Monday, March 19, 2007

Shank you very much!

Sorry, I couldn’t help it. Last night’s dinner has brought about a bad case of gastric punsters reflux.

We continued our St. Patrick’s Day weekend with an impromptu 100 Mile Diet potluck featuring another lamb dish last night, Moroccan Lamb Shanks. Actually, I didn't even ask our dinner guests to make their contributions 100 mile diet specific, they just knew me well enough and there's certainly plenty of local culinary goodies to bring for a potluck. So lucky to have such kindred dinner companions! (Thanks M,P&R for wonderful evening!)

One of our guests brought over a great selection of locally made artisan cheese from both Natural Pastures cheeses and Little Qualicum cheeses, a few locally grown apples and a pears for cheese & fruit plate. Our other guests contributed a couple bottles of Zanatta’s Ortega wine, a luscious full-bodied white wine that went very well with the spicy Moroccan dinner.

Instead of Guinness we opted for some Phillip’s Black Toque IPA, brewed down in Esquimalt. Before you start throwing Leprechaun scat at me, all my Irish friends and anyone who’s visited Ireland insists that Guinness that is sold here is nothing compared to the Guinness that comes out the taps in the pubs in Ireland. I will make sure I will have a pint or 10 of Guinness when I visit the Emerald Isle. Until then, there is no lack in tasty dark beers from our local microbreweries. Phillip’s Black Toque IPA is the older, more intriguing brother of their light IPA. It has a deep malty flavor with hints of licorice, at least according to my taste buds. Anyways, it was a great beer to sip away as we chatted our way into the wee hours of the night.

Here’s my Fast & Dirty recipe for Moroccan Lamb Shanks. The prep only takes about 15 minutes to do. It’s a slow cooking dish and definitely has me thinking again about getting a slow cooker. While it cooked away, I also roasted a local organic squash. Nothing more than cut it open lengthwise, gutting out the seeds and placing the halves cut side down into a roasting pan. I then added a scant inch of hot water into the pan and let it roast beside the lamb shanks. It took about an hour to roast. It should be soft and scoopable.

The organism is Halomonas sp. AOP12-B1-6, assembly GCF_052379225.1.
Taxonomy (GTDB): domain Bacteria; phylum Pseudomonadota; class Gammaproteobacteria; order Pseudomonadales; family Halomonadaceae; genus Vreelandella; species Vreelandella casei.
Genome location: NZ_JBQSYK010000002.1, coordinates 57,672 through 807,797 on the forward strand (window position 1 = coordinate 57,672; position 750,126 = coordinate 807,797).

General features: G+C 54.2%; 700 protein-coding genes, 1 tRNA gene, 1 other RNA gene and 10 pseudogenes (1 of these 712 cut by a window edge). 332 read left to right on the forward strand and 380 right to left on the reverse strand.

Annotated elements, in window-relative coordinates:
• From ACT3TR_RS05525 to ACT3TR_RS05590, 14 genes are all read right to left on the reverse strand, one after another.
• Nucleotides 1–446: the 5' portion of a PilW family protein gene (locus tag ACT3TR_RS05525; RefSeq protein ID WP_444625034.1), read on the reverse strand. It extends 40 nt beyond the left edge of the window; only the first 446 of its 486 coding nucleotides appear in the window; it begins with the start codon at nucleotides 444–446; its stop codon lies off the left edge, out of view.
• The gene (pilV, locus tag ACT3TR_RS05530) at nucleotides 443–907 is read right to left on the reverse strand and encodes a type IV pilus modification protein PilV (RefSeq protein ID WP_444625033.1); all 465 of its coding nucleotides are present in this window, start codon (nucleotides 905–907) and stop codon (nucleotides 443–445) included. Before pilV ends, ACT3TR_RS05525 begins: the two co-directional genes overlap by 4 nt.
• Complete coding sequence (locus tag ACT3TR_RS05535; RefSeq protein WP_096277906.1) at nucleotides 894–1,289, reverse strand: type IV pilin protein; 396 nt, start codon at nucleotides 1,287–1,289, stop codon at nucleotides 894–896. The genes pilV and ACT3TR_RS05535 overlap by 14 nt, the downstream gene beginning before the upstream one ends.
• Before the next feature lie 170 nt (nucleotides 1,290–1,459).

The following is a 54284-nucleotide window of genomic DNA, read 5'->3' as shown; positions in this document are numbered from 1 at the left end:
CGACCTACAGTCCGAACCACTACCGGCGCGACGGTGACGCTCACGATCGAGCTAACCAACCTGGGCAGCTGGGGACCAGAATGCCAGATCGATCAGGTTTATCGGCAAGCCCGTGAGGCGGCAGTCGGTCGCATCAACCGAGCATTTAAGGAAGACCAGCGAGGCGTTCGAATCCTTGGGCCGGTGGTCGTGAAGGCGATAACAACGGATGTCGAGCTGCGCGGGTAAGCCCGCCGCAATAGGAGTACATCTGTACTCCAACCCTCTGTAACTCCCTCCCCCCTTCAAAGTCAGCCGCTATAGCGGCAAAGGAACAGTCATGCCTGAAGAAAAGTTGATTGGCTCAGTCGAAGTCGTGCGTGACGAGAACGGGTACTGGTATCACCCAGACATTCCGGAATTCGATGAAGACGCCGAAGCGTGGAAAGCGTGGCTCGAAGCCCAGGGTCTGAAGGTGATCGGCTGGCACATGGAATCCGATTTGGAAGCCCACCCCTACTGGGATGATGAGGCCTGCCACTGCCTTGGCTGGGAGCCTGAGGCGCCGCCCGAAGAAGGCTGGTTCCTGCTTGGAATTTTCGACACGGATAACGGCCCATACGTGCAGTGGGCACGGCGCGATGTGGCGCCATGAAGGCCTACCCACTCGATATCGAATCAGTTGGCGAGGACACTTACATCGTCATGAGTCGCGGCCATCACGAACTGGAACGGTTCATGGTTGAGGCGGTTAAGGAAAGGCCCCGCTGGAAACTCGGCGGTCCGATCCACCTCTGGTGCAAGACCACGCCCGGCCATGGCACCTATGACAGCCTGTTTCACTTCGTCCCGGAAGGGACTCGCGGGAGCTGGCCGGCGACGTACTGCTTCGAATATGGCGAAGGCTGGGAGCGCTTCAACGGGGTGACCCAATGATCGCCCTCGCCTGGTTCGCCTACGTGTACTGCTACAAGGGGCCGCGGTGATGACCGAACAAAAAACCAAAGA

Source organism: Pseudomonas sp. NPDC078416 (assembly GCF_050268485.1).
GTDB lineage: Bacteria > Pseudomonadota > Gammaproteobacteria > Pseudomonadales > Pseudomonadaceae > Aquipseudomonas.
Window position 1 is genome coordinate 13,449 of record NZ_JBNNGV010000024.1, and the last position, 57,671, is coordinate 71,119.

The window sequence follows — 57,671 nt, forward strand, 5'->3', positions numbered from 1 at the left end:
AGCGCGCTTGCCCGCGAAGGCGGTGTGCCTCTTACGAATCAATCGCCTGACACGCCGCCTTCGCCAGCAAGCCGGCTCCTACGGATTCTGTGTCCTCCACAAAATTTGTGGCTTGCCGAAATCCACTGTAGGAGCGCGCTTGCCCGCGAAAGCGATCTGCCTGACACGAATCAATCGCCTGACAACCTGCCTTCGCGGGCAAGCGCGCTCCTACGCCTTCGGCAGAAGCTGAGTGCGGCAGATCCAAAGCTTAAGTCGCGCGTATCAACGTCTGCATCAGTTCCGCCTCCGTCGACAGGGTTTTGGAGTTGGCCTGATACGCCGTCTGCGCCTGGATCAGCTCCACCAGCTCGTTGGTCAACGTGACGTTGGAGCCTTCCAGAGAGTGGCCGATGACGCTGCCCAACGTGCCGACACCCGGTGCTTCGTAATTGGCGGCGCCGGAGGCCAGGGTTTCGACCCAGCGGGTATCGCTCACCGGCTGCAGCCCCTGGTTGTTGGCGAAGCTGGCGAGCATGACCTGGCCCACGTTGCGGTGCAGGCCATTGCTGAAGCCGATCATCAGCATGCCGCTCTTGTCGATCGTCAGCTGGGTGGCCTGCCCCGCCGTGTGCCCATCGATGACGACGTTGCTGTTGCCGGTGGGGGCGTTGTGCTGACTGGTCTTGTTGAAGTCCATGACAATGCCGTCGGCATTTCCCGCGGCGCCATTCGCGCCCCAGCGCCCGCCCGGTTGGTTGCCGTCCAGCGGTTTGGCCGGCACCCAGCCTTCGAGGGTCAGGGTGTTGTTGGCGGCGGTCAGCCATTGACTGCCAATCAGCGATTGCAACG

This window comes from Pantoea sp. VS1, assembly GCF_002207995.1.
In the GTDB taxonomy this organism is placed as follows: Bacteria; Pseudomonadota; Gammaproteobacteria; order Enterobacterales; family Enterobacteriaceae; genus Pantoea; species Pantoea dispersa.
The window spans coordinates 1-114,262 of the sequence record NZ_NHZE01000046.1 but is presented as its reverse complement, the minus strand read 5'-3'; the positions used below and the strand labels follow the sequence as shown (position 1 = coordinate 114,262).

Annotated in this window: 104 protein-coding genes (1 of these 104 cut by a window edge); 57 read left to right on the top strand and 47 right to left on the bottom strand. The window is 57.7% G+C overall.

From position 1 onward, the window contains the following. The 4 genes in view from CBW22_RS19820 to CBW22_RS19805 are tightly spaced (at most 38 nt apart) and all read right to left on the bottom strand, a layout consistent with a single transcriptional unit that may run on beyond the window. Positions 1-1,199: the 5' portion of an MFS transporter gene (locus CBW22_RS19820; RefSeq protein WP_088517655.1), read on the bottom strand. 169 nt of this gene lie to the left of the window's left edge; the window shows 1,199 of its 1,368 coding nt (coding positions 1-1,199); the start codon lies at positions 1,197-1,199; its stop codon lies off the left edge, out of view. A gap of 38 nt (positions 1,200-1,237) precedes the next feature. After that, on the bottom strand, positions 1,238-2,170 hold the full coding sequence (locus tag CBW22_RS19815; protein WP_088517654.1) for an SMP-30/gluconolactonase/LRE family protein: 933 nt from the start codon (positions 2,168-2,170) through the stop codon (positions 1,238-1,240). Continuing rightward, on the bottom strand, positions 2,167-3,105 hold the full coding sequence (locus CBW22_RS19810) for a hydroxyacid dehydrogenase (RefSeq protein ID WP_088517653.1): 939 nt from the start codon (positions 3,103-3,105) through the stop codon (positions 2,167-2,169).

Moroccan Lamb Shanks

1 large lamb shank or 2-3 smaller ones

2-3 yellow onions – cut into 1/8ths

4 cloves of garlic- chopped coarsely

3 cups of diced vegetables – I used local carrots, parsnips, russet potatoes

handful of morrocan salt-cured olives – pitted and chopped coarsely

1 litre chicken stock

olive oil

2 tablespoon coriander seeds – toasted and ground up

1 teaspoon cumin

2 teaspoons curry powder

cilantro or parsley chopped – for garnish

1-Preheat oven at 300F.

2-In a oven-proof pot (dutch oven or similar style pot), heat up a couple glugs of olive oil over medium-high heat. Once hot enough, sear all sides of the shanks. Simply place them in the hot pot, let the heat do it’s magic. For crying out, don’t mess around with every 10 seconds. Just let it sit on the hot surface for 4-5 minutes and turn. Repeat until all sides are golden brown.

3- Remove shank from pot and throw in onions and garlic. Add more oil if needed. Bring heat down to medium and sauté until onions are translucent. Throw in the rest of the vegetables, except for potatoes, and let them cook for a few minutes.

4-Dump in spices and let them coat the vegetables. Add the shanks back in. Add in the olives and the stock and water. Don’t worry if it doesn’t totally cover the meat.

5-Cover pot with foil or lid. Throw it into the oven and forget about it for about 1hour or so.

6-An hour later, throw in the potatoes. Turn the meat over. Again cover it, throw it back into the over for another hour or so.

Garnish with cilantro or parsley

The meat should fall easily off the bone. The key is to cook it slow and at low heat. I literally torn the meat off the bone with my hands with little effort. Again, there really isn't much work involved, just sit back and bask in the inticing aromas. Such a wonderful and savory way to end the weekend!

Happy Eating,


Nanaimo’s 100 Mile Diet Challenge

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